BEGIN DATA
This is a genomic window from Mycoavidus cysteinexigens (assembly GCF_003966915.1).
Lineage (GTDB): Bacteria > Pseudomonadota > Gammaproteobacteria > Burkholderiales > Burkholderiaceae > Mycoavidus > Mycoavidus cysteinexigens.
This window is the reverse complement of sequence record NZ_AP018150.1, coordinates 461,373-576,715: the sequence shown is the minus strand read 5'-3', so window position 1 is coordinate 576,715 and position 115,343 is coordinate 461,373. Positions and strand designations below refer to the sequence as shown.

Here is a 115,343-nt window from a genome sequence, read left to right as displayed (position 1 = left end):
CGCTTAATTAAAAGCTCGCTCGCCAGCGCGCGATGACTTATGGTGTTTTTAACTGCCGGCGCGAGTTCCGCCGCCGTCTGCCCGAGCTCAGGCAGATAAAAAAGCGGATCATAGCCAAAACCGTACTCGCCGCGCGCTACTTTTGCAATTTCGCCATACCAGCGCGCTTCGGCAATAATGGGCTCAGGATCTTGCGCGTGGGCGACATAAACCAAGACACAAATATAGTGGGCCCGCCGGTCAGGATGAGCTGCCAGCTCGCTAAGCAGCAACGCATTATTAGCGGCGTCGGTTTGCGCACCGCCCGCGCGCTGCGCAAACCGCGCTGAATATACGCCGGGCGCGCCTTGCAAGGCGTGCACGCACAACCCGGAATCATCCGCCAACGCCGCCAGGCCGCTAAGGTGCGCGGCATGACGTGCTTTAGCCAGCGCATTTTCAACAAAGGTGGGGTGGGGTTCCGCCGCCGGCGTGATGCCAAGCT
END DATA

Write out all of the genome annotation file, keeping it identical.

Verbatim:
This is a genomic window from Mycoavidus cysteinexigens (assembly GCF_003966915.1).
Lineage (GTDB): Bacteria > Pseudomonadota > Gammaproteobacteria > Burkholderiales > Burkholderiaceae > Mycoavidus > Mycoavidus cysteinexigens.
This window is the reverse complement of sequence record NZ_AP018150.1, coordinates 461,373-576,715: the sequence shown is the minus strand read 5'-3', so window position 1 is coordinate 576,715 and position 115,343 is coordinate 461,373. Positions and strand designations below refer to the sequence as shown.

Here is a 115,343-nt window from a genome sequence, read left to right as displayed (position 1 = left end):
CGCTTAATTAAAAGCTCGCTCGCCAGCGCGCGATGACTTATGGTGTTTTTAACTGCCGGCGCGAGTTCCGCCGCCGTCTGCCCGAGCTCAGGCAGATAAAAAAGCGGATCATAGCCAAAACCGTACTCGCCGCGCGCTACTTTTGCAATTTCGCCATACCAGCGCGCTTCGGCAATAATGGGCTCAGGATCTTGCGCGTGGGCGACATAAACCAAGACACAAATATAGTGGGCCCGCCGGTCAGGATGAGCTGCCAGCTCGCTAAGCAGCAACGCATTATTAGCGGCGTCGGTTTGCGCACCGCCCGCGCGCTGCGCAAACCGCGCTGAATATACGCCGGGCGCGCCTTGCAAGGCGTGCACGCACAACCCGGAATCATCCGCCAACGCCGCCAGGCCGCTAAGGTGCGCGGCATGACGTGCTTTAGCCAGCGCATTTTCAACAAAGGTGGGGTGGGGTTCCGCCGCCGGCGTGATGCCAAGCT